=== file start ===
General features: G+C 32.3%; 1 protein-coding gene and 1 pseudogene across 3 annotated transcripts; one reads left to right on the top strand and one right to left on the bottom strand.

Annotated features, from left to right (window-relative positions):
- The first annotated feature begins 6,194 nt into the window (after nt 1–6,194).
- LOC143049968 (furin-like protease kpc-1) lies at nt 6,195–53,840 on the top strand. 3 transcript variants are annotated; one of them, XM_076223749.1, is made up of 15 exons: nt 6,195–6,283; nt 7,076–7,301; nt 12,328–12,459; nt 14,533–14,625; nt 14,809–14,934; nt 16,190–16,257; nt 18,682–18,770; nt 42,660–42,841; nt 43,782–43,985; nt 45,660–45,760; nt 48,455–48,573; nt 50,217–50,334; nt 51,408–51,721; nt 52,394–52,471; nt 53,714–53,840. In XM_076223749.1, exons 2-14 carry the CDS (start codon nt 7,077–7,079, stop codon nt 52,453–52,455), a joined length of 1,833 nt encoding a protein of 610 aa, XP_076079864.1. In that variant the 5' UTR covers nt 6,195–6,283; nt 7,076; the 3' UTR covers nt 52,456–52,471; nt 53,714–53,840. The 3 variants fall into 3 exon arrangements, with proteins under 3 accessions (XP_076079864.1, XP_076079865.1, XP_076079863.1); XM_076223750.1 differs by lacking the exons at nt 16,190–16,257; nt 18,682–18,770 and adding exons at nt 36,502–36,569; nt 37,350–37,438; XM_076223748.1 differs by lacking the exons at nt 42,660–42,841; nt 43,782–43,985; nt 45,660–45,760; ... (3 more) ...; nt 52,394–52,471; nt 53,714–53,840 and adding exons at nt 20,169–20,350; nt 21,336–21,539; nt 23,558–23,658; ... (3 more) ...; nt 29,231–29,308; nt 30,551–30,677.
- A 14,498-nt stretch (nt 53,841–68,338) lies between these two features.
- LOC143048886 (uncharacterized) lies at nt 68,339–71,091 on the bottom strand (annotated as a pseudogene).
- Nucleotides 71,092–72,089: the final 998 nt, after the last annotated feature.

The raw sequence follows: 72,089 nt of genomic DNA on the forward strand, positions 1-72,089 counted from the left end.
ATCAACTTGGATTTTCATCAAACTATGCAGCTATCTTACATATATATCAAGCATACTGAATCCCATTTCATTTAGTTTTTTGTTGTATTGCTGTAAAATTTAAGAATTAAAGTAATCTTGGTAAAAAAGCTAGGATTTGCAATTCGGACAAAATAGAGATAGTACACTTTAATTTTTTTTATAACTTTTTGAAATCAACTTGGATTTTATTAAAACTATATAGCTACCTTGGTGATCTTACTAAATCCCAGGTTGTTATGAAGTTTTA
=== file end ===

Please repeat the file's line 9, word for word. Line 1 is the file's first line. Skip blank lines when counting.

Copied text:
ATCAACTTGGATTTTCATCAAACTATGCAGCTATCTTACATATATATCAAGCATACTGAATCCCATTTCATTTAGTTTTTTGTTGTATTGCTGTAAAATTTAAGAATTAAAGTAATCTTGGTAAAAAAGCTAGGATTTGCAATTCGGACAAAATAGAGATAGTACACTTTAATTTTTTTTATAACTTTTTGAAATCAACTTGGATTTTATTAAAACTATATAGCTACCTTGGTGATCTTACTAAATCCCAGGTTGTTATGAAGTTTTA